Suppose I am working with a system of units where $c = G = \hbar = 1$.

I can then write e.g. a distance in units of kg by converting with a factor of

$$ \frac{c^2}{G} $$

Now if I have an energy in joules, how would I then convert this given that $c = G = \hbar = 1$?



Suppose, the energy you have is $χ\, \text{J}$ with $x∈ℝ^+$. Then you have to solve the equation:

$$ χ\, \text{J} = χ\, \frac{\text{kg}\, \text{m}^2}{\text{s}^2} = ξ\, c^x G^y \hbar^z,$$

where $x,y,z ∈ ℕ$, and $ξ ∈ ℝ$ is your desired value in the respective natural units. By inserting the SI values for $c$, $G$, and $\hbar$ and going to the logarithmic domain, you will find that this is equivalent to the linear equation system:

$$ \begin{pmatrix} \log_{10}(χ/ξ)\\ \hphantom{-}1\\ \hphantom{-}2\\ -2 \end{pmatrix} = \begin{pmatrix} 8.5 & -10.2 & -34 \\ \hphantom{-}0 & -1 & \hphantom{-}1 \\ \hphantom{-}1 & \hphantom{-}3 & \hphantom{-}2 \\ -1 & -2 & -1 \\ \end{pmatrix} · \begin{pmatrix} x\\ y\\ z\\ \end{pmatrix}, $$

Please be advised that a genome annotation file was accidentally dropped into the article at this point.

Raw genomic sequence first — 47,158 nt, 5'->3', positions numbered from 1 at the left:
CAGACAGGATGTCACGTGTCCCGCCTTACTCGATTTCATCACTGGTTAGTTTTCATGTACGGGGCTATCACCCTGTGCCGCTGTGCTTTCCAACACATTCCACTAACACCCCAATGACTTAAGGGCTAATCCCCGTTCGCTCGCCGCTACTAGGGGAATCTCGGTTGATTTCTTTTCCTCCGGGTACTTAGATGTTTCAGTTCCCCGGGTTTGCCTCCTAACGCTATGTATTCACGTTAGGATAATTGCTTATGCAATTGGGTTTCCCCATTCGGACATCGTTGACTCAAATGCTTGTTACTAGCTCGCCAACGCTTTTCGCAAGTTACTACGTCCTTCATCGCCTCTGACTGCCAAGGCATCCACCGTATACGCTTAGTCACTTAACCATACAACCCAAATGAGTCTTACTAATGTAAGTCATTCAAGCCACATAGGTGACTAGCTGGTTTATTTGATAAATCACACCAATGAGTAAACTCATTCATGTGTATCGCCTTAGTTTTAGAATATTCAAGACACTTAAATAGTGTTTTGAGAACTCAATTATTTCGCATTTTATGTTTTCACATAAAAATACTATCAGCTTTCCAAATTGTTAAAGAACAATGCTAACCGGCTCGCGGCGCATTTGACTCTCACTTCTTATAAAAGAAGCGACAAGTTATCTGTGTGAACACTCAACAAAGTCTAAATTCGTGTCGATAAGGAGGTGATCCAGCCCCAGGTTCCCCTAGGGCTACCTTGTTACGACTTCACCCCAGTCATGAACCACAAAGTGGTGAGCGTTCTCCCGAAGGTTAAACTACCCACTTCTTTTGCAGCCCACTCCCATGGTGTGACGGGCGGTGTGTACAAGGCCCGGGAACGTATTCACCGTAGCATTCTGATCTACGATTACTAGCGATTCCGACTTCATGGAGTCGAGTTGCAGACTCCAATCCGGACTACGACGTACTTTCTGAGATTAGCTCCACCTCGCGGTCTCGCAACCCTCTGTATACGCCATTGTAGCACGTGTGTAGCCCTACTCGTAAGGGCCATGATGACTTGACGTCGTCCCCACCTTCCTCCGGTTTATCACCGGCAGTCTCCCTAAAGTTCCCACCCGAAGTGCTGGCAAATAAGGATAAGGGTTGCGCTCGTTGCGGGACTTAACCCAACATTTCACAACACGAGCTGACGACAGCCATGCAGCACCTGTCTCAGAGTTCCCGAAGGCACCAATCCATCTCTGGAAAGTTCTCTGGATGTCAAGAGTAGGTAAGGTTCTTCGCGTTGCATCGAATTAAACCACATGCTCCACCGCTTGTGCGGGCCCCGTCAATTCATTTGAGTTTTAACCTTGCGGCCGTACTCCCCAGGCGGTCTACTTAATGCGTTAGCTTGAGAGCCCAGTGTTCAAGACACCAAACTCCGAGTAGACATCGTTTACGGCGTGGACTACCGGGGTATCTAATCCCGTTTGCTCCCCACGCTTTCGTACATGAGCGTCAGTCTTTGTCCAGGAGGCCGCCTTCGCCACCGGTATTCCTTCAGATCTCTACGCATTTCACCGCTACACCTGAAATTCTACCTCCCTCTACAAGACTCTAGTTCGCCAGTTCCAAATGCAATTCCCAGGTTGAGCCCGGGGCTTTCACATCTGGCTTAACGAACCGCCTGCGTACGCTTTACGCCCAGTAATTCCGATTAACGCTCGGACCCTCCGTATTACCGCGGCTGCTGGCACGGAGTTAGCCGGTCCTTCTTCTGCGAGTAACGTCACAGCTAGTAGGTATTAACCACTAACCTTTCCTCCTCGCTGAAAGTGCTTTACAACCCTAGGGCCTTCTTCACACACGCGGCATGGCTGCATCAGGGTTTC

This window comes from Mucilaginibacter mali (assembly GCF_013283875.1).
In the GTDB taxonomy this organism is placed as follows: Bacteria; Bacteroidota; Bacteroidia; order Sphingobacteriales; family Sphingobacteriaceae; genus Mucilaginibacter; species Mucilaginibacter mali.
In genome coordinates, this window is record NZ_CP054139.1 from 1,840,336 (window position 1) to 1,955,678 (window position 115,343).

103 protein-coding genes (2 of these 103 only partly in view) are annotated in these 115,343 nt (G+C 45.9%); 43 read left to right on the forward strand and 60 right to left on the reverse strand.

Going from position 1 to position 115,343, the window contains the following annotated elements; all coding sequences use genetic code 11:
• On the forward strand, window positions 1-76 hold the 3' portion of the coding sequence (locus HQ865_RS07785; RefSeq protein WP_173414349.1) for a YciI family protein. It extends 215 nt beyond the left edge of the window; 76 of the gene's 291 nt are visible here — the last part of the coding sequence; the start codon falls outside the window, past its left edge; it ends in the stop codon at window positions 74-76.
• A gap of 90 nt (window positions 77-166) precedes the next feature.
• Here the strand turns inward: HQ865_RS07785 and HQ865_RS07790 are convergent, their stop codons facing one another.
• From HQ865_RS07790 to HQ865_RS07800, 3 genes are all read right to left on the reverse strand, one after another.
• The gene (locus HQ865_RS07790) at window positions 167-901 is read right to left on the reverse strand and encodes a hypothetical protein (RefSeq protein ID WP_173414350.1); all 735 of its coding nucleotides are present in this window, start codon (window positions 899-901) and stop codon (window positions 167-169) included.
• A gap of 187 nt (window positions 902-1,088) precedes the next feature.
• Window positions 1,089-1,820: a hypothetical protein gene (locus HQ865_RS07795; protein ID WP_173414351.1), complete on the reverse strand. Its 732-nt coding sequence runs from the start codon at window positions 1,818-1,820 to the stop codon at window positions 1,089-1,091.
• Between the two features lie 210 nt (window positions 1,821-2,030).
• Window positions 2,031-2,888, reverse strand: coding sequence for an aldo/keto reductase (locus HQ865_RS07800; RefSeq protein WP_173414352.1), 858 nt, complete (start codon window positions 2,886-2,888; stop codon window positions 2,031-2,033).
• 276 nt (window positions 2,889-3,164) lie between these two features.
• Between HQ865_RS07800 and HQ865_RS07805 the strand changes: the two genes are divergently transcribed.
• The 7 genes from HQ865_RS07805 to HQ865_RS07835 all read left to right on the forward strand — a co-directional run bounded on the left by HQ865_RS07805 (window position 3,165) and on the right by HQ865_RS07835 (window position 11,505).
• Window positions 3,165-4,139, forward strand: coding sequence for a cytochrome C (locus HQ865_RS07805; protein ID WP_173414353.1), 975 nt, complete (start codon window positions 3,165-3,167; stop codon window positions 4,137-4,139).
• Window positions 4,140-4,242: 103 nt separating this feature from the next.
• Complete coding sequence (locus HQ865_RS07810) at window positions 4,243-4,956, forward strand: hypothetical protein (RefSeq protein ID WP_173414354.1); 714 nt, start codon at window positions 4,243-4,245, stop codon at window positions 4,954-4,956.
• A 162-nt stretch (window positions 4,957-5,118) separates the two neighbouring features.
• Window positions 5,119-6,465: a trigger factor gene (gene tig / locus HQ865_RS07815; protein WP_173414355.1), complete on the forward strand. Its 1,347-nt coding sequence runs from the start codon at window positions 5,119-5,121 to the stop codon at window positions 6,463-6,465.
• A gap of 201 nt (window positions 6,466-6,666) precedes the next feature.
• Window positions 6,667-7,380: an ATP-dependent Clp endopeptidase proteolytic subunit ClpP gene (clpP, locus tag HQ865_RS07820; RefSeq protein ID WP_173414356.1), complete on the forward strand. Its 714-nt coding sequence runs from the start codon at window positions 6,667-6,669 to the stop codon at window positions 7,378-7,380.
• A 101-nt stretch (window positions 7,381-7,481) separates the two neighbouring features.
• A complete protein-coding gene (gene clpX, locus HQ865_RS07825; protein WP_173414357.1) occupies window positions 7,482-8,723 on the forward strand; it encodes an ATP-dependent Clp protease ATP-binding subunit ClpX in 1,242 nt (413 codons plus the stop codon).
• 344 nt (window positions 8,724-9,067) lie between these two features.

where the first column corresponds to the decadic logarithm of the numerical values, and the other columns are the powers of $\text{kg}$, $\text{m}$, and $\text{s}$. The solution to this is $x=\frac{5}{2}$, $y=-\frac{1}{2}$ and $z=\frac{1}{2}$ and thus $\log_{10}(χ/ξ)=9.29$.

For further reading, I wrote a didactical paper (preprint) on this.

  • $\begingroup$ Isn't this just scaling by the Planck energy: $E_p = \sqrt{\frac{\hbar c^5}{G}}$? $\endgroup$ – JEB Feb 4 '18 at 17:13
  • $\begingroup$ @JEB: Sure, but being the solution to this (specific) problem is the definition or point, respectively, of the Planck energy. You do not have something like this available in every dimension for every natural unit system. $\endgroup$ – Wrzlprmft Feb 4 '18 at 17:30

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